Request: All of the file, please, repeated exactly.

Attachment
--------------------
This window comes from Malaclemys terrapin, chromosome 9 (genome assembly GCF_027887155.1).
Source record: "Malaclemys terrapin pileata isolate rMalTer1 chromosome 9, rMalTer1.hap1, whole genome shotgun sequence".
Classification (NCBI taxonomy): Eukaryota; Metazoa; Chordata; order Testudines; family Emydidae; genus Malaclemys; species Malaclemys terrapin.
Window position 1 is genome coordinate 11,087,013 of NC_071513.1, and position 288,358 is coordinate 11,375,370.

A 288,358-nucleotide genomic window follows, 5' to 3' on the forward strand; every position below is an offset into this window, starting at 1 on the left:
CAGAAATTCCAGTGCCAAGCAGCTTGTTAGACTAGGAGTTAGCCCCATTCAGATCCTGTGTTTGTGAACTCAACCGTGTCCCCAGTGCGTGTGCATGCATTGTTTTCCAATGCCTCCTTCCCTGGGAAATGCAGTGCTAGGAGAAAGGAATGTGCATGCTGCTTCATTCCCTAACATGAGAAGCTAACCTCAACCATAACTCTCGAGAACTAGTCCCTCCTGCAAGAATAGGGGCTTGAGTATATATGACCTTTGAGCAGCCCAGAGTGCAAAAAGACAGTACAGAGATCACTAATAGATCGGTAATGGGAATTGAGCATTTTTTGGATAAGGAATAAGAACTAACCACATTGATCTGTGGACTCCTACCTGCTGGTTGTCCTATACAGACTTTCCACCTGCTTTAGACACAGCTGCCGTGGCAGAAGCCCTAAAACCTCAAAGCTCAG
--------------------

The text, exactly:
This window comes from Malaclemys terrapin, chromosome 9 (genome assembly GCF_027887155.1).
Source record: "Malaclemys terrapin pileata isolate rMalTer1 chromosome 9, rMalTer1.hap1, whole genome shotgun sequence".
Classification (NCBI taxonomy): Eukaryota; Metazoa; Chordata; order Testudines; family Emydidae; genus Malaclemys; species Malaclemys terrapin.
Window position 1 is genome coordinate 11,087,013 of NC_071513.1, and position 288,358 is coordinate 11,375,370.

A 288,358-nucleotide genomic window follows, 5' to 3' on the forward strand; every position below is an offset into this window, starting at 1 on the left:
CAGAAATTCCAGTGCCAAGCAGCTTGTTAGACTAGGAGTTAGCCCCATTCAGATCCTGTGTTTGTGAACTCAACCGTGTCCCCAGTGCGTGTGCATGCATTGTTTTCCAATGCCTCCTTCCCTGGGAAATGCAGTGCTAGGAGAAAGGAATGTGCATGCTGCTTCATTCCCTAACATGAGAAGCTAACCTCAACCATAACTCTCGAGAACTAGTCCCTCCTGCAAGAATAGGGGCTTGAGTATATATGACCTTTGAGCAGCCCAGAGTGCAAAAAGACAGTACAGAGATCACTAATAGATCGGTAATGGGAATTGAGCATTTTTTGGATAAGGAATAAGAACTAACCACATTGATCTGTGGACTCCTACCTGCTGGTTGTCCTATACAGACTTTCCACCTGCTTTAGACACAGCTGCCGTGGCAGAAGCCCTAAAACCTCAAAGCTCAG